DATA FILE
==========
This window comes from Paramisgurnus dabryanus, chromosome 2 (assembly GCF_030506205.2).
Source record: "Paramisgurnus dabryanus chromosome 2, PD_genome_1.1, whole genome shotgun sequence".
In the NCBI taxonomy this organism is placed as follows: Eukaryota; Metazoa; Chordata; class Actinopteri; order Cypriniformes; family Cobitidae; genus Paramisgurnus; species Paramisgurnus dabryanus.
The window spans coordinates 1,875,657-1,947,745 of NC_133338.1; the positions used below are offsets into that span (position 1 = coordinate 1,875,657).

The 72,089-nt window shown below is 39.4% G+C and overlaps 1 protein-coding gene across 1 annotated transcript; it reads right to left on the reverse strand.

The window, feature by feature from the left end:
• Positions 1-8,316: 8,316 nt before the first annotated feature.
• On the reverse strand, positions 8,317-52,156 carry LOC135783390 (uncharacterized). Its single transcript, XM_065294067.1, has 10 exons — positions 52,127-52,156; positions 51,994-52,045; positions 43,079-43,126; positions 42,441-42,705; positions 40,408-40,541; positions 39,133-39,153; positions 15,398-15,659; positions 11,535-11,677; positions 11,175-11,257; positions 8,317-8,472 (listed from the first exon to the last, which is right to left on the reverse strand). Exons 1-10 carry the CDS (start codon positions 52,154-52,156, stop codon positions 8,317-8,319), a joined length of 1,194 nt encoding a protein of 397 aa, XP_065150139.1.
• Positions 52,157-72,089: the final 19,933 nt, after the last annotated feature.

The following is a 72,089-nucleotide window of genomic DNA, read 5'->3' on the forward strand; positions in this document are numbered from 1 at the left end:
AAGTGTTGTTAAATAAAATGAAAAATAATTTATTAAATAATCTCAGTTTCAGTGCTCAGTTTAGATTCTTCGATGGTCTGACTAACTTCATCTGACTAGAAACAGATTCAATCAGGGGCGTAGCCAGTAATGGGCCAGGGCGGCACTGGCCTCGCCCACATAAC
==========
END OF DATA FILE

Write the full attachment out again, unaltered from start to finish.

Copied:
This window comes from Paramisgurnus dabryanus, chromosome 2 (assembly GCF_030506205.2).
Source record: "Paramisgurnus dabryanus chromosome 2, PD_genome_1.1, whole genome shotgun sequence".
In the NCBI taxonomy this organism is placed as follows: Eukaryota; Metazoa; Chordata; class Actinopteri; order Cypriniformes; family Cobitidae; genus Paramisgurnus; species Paramisgurnus dabryanus.
The window spans coordinates 1,875,657-1,947,745 of NC_133338.1; the positions used below are offsets into that span (position 1 = coordinate 1,875,657).

The 72,089-nt window shown below is 39.4% G+C and overlaps 1 protein-coding gene across 1 annotated transcript; it reads right to left on the reverse strand.

The window, feature by feature from the left end:
• Positions 1-8,316: 8,316 nt before the first annotated feature.
• On the reverse strand, positions 8,317-52,156 carry LOC135783390 (uncharacterized). Its single transcript, XM_065294067.1, has 10 exons — positions 52,127-52,156; positions 51,994-52,045; positions 43,079-43,126; positions 42,441-42,705; positions 40,408-40,541; positions 39,133-39,153; positions 15,398-15,659; positions 11,535-11,677; positions 11,175-11,257; positions 8,317-8,472 (listed from the first exon to the last, which is right to left on the reverse strand). Exons 1-10 carry the CDS (start codon positions 52,154-52,156, stop codon positions 8,317-8,319), a joined length of 1,194 nt encoding a protein of 397 aa, XP_065150139.1.
• Positions 52,157-72,089: the final 19,933 nt, after the last annotated feature.

The following is a 72,089-nucleotide window of genomic DNA, read 5'->3' on the forward strand; positions in this document are numbered from 1 at the left end:
AAGTGTTGTTAAATAAAATGAAAAATAATTTATTAAATAATCTCAGTTTCAGTGCTCAGTTTAGATTCTTCGATGGTCTGACTAACTTCATCTGACTAGAAACAGATTCAATCAGGGGCGTAGCCAGTAATGGGCCAGGGCGGCACTGGCCTCGCCCACATAAC